Creo Parametric has improved the workflow used to improve sketching. Now, you are able to start sketching after only two clicks. For example, to being to sketch an extrude feature just start the extrude tool (located in the ribbon user interface) and then select the sketch plane. That’s it. Two clicks and you are ready to start sketching. You can also do the reverse. This time, we will select the sketch plane and then the extrude tool. Start by selecting the front datum plane as the sketch plane and then start the extrude tool. Regardless of your approach, after just two clicks you are ready to begin sketching.
Starting to sketch your first part
Notice that the sketcher tab is open. This contains all of the tools that you will require for sketching. Then, in addition to this, Creo Parametric starts the sketch in the 3D orientation. In this example, we are going to create a part that looks like the image below:
So, to start, select the circle and use some lines to sketch a slot on the right side. See the image below for an idea of what it should look like:
After two pieces of the circle are trimmed away to create a closed loop, you’ll notice that Creo parametric automatically shades closed-loops.
Controlling the dimensions of your sketch is simple. For example, by altering the dimensions of a gap, Creo Parametric will automatically update the sketch to match these new dimensions. The same also applies to arcs, which can be modified using the diameter converter.
Once the sketch is complete, you should then close the sketch tab by right clicking and then selecting ‘Ok’ in the pop-up menu. The other way to close the sketch tab is by clicking ‘Ok’ in the dashboard.
How to sketch in a 2D orientation
Sometimes, it is convenient to sketch in a 2D orientation. To do this, select sketch view in the graphics tool bar. Remember, when you enter sketcher, Creo Parametric doesn’t ask you how you want your sketch orientated. It just guesses. Most of the time, this is perfectly adequate. But, sometimes you might want to change the orientation. To do this, you need to right click and then select section orientation on the pop-up menu and then select vertical reference. After this, you need to select and edge to be vertical:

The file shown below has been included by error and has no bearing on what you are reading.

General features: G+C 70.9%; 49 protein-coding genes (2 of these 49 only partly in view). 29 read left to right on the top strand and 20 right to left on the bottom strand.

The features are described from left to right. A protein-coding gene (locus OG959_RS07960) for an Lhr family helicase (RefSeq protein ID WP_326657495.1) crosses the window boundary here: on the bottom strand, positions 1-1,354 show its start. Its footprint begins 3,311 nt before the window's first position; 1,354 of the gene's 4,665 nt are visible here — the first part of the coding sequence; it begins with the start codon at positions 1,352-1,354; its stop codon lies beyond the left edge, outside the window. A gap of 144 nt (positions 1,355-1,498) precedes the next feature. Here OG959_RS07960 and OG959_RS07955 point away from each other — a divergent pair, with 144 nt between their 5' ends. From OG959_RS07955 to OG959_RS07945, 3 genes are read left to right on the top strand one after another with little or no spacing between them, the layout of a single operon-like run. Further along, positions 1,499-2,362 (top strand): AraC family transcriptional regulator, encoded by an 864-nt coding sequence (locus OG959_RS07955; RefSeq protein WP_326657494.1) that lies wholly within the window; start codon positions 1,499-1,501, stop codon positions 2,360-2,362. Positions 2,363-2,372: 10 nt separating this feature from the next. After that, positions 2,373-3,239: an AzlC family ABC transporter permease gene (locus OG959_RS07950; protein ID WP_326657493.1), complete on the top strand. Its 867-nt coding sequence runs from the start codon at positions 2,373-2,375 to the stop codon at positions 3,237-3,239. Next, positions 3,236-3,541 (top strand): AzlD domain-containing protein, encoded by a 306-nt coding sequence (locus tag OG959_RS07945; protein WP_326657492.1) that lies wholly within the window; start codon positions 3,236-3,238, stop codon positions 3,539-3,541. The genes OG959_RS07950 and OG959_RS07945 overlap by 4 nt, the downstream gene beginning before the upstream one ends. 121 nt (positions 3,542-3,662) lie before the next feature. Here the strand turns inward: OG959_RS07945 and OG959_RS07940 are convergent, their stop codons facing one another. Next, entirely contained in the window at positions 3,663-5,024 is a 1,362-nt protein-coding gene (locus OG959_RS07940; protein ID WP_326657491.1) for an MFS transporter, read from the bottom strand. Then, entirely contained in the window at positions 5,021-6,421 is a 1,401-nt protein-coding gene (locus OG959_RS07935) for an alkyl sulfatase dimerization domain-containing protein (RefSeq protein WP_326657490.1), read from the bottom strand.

But, in the example below, we want our open end of the feature to be facing down. so, to do this, we need to right click, select section orientation and then select flip section orientation. Now that the sketch is orientated the right way, we can continue sketching.
To complete the shape that we are after, we need to add a rectangle that references both vertical edges of the slot. Notice thought that only one of them has a reference already created on it:
The good news is that in Creo Parametric, you don’t have to cancel the rectangle and open the references dialogue box. All you need to do it use the ‘Alt’ key; this allows you to create and use references as you are going along. It means you can continue to sketch uninterrupted. Notice now that a reference line was created and the rectangle now snaps to it:
We also need the bottom of the rectangle to snap to the edge of the arc. To do this, we need to create a reference there too. This is done in the same way as in the example above. Now the rectangle can snap to the intersection of the arc and vertical references.
The new sketcher workflow makes sketching and reference selection much more intuitive. It can be a powerful time saver in your design process.
If you want to know more about the capabilities of Creo Parametric, download the 12 reasons you should upgrade to Creo Parametric 2.0